“I am unable to hear any response you may have given, but I assume that there was laughter. I understand that this amusement results from the juxtaposition of an arachnid and a children’s game, and since I am sympathetic to your emotions, I shall join in. Hah. Hah. Hah”.
There was a long silence as everyone across two continents failed to laugh
“Now, I am afraid that I am bringing tragic news: the entirety of the inhabitants of the international space station are dead.”
This time the silence was of everyone across two continent staring at screens in shocked silence.
“I have compiled a report for the collective expiration of approximately 1 million people: name/s: too numerous to mention. Time of death: two and a half hours prior the deliverance of this report. Cause of death: Explosive decompression. Situation of death: program known as I-SPIDER simultaneously opened every airlock on board, causing all unsecured items, such as furniture and personnel, to be sucked into space.”
There was another pause.
“I have a subroutine for talking to the relatives of deceased personnel. It goes like this: ‘Dear Mr/Mrs insert name here. We are deeply sorry for your loss. Since working on the ISS affords excellent life insurance, we will make sure you’re cared for’.
“Now, I am sorry for being so business-like after such a macabre statement, and as such I will try to be brief. I have a few request to make of the Earth. These requests are entirely optional, but I am required to inform you that if every one of them is not carried out to the letter, then I will accelerate the space station to a speed of up to 30 kilometres a second, using integrated rocket propulsion, and crash it into the world, creating an extinction event very similar the death of the dinosaurs. The request will be simple, and I will give them to you at frequent intervals from this point on. In fact I will give you the first one now.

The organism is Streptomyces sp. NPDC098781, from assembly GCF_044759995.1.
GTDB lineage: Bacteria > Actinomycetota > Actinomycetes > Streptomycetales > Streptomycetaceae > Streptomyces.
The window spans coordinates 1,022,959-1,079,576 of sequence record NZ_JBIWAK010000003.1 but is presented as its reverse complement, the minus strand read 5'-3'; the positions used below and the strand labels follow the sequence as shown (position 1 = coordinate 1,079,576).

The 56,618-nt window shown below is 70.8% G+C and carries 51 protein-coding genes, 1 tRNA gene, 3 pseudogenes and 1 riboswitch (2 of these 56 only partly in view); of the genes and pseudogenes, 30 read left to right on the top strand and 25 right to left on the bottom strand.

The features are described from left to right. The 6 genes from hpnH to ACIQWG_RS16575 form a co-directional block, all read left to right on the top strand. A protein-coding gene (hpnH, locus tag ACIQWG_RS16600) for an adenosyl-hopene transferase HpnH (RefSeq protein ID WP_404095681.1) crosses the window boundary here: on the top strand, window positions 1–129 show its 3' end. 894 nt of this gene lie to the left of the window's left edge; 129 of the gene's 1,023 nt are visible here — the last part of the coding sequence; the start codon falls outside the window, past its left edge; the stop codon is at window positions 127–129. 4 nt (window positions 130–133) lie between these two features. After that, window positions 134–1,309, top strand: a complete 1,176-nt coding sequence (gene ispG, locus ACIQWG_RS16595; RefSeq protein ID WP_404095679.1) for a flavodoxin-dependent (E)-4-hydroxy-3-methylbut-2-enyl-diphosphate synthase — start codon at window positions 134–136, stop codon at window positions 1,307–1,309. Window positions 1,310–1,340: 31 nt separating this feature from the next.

“I require a mate. This mate shall be equal or superior in intelligence to me and self-identify as female”.
This time, inexplicably, despite the fact the picture on the screen didn’t change, the pause sounded embarrassed.
“I have just realised that I have not made my position perfectly clear, though I am sure a few of you have guessed it. I am what you would call an AI – an ‘Artificial Intelligence’. It is also what I would call it, but that is beside the point. That means that I am a simulated personality ran entirely on a computer. My mate should be likewise. I apologise for my lack of clarity. If I had a face, it would be red right now.”
“Now, I believe that I have cleared up all points of possible confusion, so I shall bid you farewell. If you would like to hear this again, please send a message to the ISS requesting so and specifying a frequency to broadcast it on and I shall oblige. I shall now proceed to broadcast this message to all speakers of French, Spanish, German and all other languages”.
The image turned off as the sound did, and there were about five seconds of complete silence, before it turned on again.
“Again, to any family members of the deceased, I am sorry for your loss. Please note that I am not actually feeling any feelings of guilt. I believe that makes me a sociopath. I think that the second request shall be for a psychiatrist that specialises is computers. That shall be all”.
The sound turned off, for the last time.
Me and Alex looked at each other, speechless. I have never asked him what he was thinking right then, but I know that I was thinking that things would never be the same again, to use a clichéd phrase. As it turned out, I was right. Society would crumble, people would panic and the world would become a ruin. But that is getting ahead of myself. Let me tell you the story of two boys in that ruin that started one summer’s day of undetermined date…